Posted in Genitals: A User's Guide, Uncategorized

An Ode to Sanitary Products

Womb carrying folks usually start menstruation (i.e. regular periods) before the age of 16 years*.  I was much older than this when I began to accurately understand what my anatomy ‘down there’ was like.  I think I had a conception of tampons being a cross between a plug and a sponge.  I guess this isn’t completely wrong, but neither is it completely right as the bleeding’s coming from the cervix, with a vagina being a passage way.

I’ve come across a fair few people who have an aversion to using tampons, partly because they are not confident (or downright uncomfortable) with their anatomy and with the idea of placing something in to their vagina.  Even amongst some of my liberated friends, I am considered a bit of a fringe eccentric for using a mooncup – something I’ve done of the last few years.  About the size of an egg cup and made from soft silicone, it sits in the vagina, just below the cervix and catches blood.  It can then be washed, without contributing plastic to the bin or cotton to sewage waste.

n.b. I’ve recently discovered that ‘mooncup’ is just one of many other brands.  This has somewhat blown my mind.

References:

*Lawrence and Impey (2012) Obstetrics and Gynaecology, 4th Ed.

Posted in Genitals: A User's Guide

It’s What’s Inside that Counts?

My weakest area at med school was definitely anatomy. I enjoyed it though. Each week, we would go to the anatomy suite where the cadavers were kept and I would learn another thing I was previously mistaken about. The relationship between what we see and understand on the outside and what and where it is on the inside is often not straightforward.

The stomach, for example, is not the low down bit of the abdomen people hold when they have ‘bellyache’ – that’s more like bowels. This is part of the gut, but with has a distinct and different function. What a lot of people think of as the ‘vagina’ (the passage from the external body to the womb) would actually be better described as the ‘vulva’. In my experience, these misconceptions are rife in ideas about our reproductive organs. Let’s have a look at some of the internal xx anatomy…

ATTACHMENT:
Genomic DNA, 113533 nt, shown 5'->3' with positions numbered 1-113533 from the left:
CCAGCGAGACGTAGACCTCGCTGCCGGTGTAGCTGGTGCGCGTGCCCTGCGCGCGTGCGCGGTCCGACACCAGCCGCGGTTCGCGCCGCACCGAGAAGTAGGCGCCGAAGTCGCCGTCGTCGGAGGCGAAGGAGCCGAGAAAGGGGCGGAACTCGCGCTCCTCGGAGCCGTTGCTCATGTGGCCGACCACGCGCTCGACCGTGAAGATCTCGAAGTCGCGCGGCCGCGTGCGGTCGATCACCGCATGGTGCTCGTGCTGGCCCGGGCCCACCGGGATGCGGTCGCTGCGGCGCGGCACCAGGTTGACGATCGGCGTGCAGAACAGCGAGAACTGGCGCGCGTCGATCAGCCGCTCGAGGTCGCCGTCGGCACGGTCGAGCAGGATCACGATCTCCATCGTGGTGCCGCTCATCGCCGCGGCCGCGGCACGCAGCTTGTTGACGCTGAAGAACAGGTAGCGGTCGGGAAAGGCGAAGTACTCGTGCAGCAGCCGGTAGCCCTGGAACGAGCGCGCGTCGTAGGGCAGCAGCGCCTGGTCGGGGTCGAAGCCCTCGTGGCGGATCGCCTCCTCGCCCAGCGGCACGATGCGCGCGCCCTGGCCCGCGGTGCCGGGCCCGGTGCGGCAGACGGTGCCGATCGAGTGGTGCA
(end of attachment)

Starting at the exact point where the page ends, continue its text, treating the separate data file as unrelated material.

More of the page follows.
Vagina: a passage leading from the outside to internal parts. It’s made up of muscular, stretchy tissue that can deform and accommodate various things (tampons, fingers, foreign objects, a baby…).

Cervix: the lower bit of the womb. Roughly tube shaped and typically around 2-3cm long. It has a hole (the cervical ‘os’) which leads from the vagina to the womb. It can change shape, size and consistency under hormonal control – e.g. getting smaller and opening during childbirth.

Uterus: Or ‘womb’. This is where a baby can grow. Sits just behind the bladder in non-pregnancy. The lining of this cavity is called the ‘endometrium’. It is the endometrium thickening and then shedding that is experienced as periods. The top bit of the uterus is called the ‘fundus’.

Fallopian tubes: connect the uterus to the ovaries. Also called the ‘salpinges’ or a ‘salpinx’. Each one ends in a ‘fimbria’. This is a little fringe of tissue that helps convey eggs in to the tubes from the ovaries.

Ovaries: whitish lumps of tissue where eggs are released from. They also produce hormones so have an important endocrine role.

All of these structures sit quite low down in the abdomen. Sometimes problems that feel like they are coming from this reproductive tract can be mistaken for problems with the bowel and vice versa. We’ll have a look at some of these problems another time…